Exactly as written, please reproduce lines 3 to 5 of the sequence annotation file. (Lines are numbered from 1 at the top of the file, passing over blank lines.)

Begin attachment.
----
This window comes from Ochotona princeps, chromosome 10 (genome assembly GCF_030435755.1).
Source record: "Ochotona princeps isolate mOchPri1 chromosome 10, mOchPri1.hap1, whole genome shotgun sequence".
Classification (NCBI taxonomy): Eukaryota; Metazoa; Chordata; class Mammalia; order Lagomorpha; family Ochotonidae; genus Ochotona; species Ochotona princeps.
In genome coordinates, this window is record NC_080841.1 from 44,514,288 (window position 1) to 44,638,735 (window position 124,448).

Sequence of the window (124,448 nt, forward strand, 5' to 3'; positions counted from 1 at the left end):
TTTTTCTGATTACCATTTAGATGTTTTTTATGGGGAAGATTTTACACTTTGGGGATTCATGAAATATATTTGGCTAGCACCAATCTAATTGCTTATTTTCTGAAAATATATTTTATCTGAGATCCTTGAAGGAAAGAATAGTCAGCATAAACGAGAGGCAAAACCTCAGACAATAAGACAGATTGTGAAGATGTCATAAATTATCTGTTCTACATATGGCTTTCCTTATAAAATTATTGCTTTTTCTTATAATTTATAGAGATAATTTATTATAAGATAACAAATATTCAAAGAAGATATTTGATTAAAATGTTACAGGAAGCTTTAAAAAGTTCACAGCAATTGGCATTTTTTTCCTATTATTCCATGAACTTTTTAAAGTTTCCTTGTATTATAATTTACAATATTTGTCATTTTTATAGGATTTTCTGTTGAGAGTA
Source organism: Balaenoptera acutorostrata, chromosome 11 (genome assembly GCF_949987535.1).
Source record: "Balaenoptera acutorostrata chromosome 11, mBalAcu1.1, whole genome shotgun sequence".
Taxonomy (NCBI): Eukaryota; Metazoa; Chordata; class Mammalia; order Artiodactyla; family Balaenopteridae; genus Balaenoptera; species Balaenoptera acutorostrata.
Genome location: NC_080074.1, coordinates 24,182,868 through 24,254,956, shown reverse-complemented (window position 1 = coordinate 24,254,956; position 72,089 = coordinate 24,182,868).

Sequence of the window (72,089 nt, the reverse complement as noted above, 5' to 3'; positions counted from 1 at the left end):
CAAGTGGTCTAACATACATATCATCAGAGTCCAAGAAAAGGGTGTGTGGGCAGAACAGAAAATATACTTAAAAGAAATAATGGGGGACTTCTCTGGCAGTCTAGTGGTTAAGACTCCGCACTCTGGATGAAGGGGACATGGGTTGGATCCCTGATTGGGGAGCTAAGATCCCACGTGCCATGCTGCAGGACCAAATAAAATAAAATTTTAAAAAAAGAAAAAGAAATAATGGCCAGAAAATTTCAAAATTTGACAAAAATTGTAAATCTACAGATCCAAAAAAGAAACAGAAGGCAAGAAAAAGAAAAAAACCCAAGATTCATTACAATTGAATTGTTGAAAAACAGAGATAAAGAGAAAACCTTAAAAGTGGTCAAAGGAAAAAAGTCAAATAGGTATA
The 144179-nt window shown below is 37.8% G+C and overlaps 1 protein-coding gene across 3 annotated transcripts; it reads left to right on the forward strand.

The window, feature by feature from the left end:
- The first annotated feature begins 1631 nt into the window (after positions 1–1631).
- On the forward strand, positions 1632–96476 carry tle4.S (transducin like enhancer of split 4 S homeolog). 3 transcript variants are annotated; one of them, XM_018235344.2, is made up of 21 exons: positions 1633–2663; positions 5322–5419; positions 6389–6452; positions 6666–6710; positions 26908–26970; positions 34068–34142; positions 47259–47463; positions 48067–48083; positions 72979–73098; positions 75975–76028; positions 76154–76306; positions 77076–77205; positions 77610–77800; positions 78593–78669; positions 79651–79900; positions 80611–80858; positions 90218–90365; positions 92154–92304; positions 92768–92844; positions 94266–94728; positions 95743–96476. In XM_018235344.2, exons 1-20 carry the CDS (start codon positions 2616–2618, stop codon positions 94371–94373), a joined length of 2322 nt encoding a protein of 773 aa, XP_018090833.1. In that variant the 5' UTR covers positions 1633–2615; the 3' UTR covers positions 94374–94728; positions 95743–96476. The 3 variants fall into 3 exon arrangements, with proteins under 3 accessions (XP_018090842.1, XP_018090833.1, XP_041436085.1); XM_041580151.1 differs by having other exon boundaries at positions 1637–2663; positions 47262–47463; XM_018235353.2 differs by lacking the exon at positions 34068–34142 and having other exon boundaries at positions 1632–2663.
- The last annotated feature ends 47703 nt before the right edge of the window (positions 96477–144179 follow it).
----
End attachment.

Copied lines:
Classification (NCBI taxonomy): Eukaryota; Metazoa; Chordata; class Mammalia; order Lagomorpha; family Ochotonidae; genus Ochotona; species Ochotona princeps.
In genome coordinates, this window is record NC_080841.1 from 44,514,288 (window position 1) to 44,638,735 (window position 124,448).

Sequence of the window (124,448 nt, forward strand, 5' to 3'; positions counted from 1 at the left end):